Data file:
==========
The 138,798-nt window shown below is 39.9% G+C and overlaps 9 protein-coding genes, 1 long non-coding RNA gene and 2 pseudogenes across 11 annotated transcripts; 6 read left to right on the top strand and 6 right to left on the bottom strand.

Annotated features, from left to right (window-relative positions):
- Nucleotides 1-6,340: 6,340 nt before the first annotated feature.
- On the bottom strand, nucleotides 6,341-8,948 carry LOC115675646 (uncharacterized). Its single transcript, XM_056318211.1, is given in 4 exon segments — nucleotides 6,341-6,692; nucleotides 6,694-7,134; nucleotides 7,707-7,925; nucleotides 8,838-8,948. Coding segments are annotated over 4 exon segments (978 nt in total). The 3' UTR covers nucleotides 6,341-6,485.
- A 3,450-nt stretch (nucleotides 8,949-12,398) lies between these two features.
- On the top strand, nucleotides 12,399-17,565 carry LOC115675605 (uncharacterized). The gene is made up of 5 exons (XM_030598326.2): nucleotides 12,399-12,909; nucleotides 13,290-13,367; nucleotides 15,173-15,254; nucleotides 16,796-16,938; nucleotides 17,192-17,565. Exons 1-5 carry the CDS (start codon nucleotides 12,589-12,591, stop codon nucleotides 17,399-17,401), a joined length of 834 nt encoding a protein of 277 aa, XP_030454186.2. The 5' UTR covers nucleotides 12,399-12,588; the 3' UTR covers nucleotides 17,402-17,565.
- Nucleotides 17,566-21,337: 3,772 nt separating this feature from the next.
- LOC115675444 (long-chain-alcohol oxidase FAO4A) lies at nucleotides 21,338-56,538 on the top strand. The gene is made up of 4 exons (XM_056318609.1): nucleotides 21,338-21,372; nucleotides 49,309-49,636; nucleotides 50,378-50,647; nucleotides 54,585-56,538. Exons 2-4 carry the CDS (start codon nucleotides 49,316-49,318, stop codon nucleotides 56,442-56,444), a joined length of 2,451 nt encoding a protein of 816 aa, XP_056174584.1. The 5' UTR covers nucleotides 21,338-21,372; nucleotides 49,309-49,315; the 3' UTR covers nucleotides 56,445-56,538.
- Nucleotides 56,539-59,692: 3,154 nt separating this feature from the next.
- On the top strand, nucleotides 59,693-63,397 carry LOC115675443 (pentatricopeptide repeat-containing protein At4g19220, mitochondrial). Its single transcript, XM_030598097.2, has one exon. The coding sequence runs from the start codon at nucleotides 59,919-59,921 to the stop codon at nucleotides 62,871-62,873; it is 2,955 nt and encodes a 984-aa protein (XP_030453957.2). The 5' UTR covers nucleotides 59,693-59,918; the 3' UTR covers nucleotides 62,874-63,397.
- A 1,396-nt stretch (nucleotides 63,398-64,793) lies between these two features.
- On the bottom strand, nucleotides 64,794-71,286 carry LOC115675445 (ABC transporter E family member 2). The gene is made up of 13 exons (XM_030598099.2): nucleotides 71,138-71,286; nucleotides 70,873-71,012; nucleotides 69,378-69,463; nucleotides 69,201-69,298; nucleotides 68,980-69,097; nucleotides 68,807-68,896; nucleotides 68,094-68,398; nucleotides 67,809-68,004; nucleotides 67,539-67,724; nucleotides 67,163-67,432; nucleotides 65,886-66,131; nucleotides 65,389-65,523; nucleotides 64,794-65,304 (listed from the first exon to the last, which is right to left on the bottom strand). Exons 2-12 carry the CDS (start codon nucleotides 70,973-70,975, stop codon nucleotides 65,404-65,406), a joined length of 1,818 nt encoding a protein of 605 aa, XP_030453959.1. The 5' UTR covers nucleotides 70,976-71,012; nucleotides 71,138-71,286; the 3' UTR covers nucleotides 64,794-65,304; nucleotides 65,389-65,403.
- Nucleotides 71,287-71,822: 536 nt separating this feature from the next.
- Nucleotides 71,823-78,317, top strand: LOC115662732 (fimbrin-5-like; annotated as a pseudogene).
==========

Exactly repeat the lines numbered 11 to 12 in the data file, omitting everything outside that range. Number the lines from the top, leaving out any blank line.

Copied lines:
- A 1,396-nt stretch (nucleotides 63,398-64,793) lies between these two features.
- On the bottom strand, nucleotides 64,794-71,286 carry LOC115675445 (ABC transporter E family member 2). The gene is made up of 13 exons (XM_030598099.2): nucleotides 71,138-71,286; nucleotides 70,873-71,012; nucleotides 69,378-69,463; nucleotides 69,201-69,298; nucleotides 68,980-69,097; nucleotides 68,807-68,896; nucleotides 68,094-68,398; nucleotides 67,809-68,004; nucleotides 67,539-67,724; nucleotides 67,163-67,432; nucleotides 65,886-66,131; nucleotides 65,389-65,523; nucleotides 64,794-65,304 (listed from the first exon to the last, which is right to left on the bottom strand). Exons 2-12 carry the CDS (start codon nucleotides 70,973-70,975, stop codon nucleotides 65,404-65,406), a joined length of 1,818 nt encoding a protein of 605 aa, XP_030453959.1. The 5' UTR covers nucleotides 70,976-71,012; nucleotides 71,138-71,286; the 3' UTR covers nucleotides 64,794-65,304; nucleotides 65,389-65,403.